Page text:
Forbidden Spectacles is built around an abstract allusion to the bullroarer a sacred instrument communicating the spirit over vast distances and excluded from the experience of the majority of the community. I was interested to note that many of the world’s cultures to create instruments swung overhead in a rotational fashion have used the instrument almost universally to serve a sacred function within that community. This interest formed the basis of the three scenes that feature whirling instruments including fricative objects (I’ll be upfront … the heads of toilet brushes), chortle balls and humming cups.

    Forbidden Spectacles

    • DIY instrument building: make your own humming cup

    Music of Friends

    Music of Friends, delves into the idea of musical cliques.

    The scene alludes to the chamber music tradition: from its pre-concert function as music heard only by royalty to music exclusively composed and played by groups of friends in private settings. In this modern-day rewrite of the repertory, Music of Friends becomes a slightly humorous commentary on the phenomenon of closed musical circles and the identification of music as a commodity to advance one’s own (and exclude others’) social standing. Musical material used in this scene resulted in a self-standing spin-off work Clique performed by James Crabb (accordion), Claire Edwardes (percussion) and Jason Noble (clarinet). A modified version of the trio, under the title Music of Friends, including Bree van Reyk on piano-accordion is featured in the live version of The Secret Noise.

    Music of Friends

    Listen to an excerpt of Clique

    Backmask

    Can music hold double meanings and secret messages?

    From the ‘Plato code’ of Ancient Greece to US Congressional hearings into subliminal mind-control, the capacity of music to carry hidden messages is the subject of continuous controversy and conspiracy theories. The possibility of music having a superficial form as well as a secret form that may be unmasked by the inquisitive listener is the basis of this mash-up of hidden references. This scene is a playful rethink of techniques popular in the recording industry to conceal secret music and messages. Backmasking (the satanic message that reveals itself by spinning an LP backwards); incorrect play speeds (a new meaning found by changing LP speed or skipping through a CD); secret tracks (concealed between the grooves of an LP or in the pregap coding of CDs); hidden text and images (unveiled by the visualisation of digital audio); and modular structures (where a new work is exposed by the reordering and/or superimposition of separate tracks). The Secret Noise includes over 35 references to existing works noted for their double-meaning sources which can be found mainly in the track Backmask (EP only) and the bass clarinet, vibraphone, drumkit and turntable quartet Heaven Only Empty.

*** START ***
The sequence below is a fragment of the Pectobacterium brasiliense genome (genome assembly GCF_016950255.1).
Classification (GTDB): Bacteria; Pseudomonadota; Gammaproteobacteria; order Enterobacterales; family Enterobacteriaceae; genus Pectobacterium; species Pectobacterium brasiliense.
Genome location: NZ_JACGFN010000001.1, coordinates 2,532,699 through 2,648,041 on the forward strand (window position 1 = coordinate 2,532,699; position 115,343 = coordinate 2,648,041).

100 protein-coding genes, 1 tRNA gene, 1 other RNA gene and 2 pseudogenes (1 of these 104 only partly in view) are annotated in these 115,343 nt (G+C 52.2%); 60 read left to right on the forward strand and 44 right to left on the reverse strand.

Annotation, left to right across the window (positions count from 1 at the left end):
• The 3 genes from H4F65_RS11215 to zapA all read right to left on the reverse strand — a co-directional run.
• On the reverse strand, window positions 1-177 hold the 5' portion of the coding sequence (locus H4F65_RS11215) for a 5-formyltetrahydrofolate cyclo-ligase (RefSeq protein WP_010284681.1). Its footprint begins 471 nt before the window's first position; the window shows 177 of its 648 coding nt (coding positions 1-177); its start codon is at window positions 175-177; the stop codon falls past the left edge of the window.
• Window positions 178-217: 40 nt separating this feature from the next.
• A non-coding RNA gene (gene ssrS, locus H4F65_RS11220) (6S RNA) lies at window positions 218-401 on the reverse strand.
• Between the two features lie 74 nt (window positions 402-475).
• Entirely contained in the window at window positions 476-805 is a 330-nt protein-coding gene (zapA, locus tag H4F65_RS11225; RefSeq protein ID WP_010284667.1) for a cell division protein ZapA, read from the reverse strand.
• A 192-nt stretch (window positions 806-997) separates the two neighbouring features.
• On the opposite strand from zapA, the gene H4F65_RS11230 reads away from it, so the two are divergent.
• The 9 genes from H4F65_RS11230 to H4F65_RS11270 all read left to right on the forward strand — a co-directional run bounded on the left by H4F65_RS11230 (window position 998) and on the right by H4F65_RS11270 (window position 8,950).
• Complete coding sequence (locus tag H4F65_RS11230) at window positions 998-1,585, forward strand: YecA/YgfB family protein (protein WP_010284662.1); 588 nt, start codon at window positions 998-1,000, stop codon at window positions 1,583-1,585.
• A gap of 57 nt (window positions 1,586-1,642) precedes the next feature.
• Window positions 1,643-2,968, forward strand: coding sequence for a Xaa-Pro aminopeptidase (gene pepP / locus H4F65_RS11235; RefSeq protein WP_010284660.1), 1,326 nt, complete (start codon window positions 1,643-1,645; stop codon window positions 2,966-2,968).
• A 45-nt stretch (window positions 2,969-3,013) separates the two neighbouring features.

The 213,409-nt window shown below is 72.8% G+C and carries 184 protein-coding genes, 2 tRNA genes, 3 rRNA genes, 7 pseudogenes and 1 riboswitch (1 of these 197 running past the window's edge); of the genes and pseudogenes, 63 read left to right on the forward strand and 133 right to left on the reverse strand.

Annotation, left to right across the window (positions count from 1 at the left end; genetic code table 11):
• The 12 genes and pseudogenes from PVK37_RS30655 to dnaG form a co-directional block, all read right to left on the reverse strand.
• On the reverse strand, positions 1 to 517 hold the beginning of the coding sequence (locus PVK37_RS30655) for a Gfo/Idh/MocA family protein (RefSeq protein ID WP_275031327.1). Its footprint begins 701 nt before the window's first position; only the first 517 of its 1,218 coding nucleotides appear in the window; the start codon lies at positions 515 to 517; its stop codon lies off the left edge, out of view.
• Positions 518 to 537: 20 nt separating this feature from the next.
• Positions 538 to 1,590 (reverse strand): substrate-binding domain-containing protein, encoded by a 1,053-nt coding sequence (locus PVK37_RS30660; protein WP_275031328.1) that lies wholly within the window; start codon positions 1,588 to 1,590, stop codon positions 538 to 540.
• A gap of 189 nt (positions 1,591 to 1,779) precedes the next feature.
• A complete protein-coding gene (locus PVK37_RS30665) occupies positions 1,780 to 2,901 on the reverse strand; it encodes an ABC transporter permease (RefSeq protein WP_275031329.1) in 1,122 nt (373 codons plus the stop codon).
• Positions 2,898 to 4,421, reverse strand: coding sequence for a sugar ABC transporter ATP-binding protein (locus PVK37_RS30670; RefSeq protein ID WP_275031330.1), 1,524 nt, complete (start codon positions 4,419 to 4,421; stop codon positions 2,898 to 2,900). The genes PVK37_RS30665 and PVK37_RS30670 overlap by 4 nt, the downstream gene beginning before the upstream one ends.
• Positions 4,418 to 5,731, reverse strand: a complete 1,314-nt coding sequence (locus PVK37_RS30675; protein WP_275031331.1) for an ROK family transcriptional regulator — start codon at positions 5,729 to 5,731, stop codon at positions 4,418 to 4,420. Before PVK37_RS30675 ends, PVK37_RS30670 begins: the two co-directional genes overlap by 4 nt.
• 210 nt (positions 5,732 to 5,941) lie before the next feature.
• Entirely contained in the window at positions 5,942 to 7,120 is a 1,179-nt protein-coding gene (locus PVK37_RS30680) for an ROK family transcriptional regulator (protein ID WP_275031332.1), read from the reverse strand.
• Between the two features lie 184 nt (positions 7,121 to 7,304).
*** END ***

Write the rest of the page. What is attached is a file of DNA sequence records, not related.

Backmask

    iMusic

    Private music for the headphone generation

    From court dances to the throbbing beat of the nightclub, music and dance has, for the most part, functioned as an expression of socialisation: a medium to bring people together. At least until the age of the iPod. With the experience of music increasingly individualised and personalised, the iMusic scene explores the ubiquitous headphone as an expression of private music. The original version of iMusic was based on music delivered through iPods that the audience would never hear, however, the work subsequently evolved into a more soloistic work for vibraphone and electronics under the title Time Alone.

    iMusic

    Further information

    Read media previews about The Secret Noise and the topic of music deliberately hidden from public consumption:

    Radio interviews: